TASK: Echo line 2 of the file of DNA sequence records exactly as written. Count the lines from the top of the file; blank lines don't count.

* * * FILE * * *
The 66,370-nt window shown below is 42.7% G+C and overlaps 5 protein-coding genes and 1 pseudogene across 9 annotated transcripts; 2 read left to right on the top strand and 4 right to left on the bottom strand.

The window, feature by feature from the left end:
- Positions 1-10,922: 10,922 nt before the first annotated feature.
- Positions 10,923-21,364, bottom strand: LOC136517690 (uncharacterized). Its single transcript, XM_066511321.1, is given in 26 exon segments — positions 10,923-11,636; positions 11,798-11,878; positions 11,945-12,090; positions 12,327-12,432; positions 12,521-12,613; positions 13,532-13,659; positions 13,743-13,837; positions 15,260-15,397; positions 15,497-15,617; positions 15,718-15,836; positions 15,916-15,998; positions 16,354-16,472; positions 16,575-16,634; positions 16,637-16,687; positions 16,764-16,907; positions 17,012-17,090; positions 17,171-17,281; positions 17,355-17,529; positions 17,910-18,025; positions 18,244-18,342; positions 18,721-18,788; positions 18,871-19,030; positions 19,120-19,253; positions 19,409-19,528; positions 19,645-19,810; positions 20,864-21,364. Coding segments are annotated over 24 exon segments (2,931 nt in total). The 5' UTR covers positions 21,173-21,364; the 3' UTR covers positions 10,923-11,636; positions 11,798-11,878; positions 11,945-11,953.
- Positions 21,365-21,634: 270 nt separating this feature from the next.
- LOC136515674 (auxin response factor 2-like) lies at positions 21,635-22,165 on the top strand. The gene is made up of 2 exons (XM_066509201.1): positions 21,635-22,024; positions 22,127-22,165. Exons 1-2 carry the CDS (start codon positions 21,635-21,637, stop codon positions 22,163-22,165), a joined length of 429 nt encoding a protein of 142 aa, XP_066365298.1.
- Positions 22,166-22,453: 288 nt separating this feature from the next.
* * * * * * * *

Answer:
The window, feature by feature from the left end: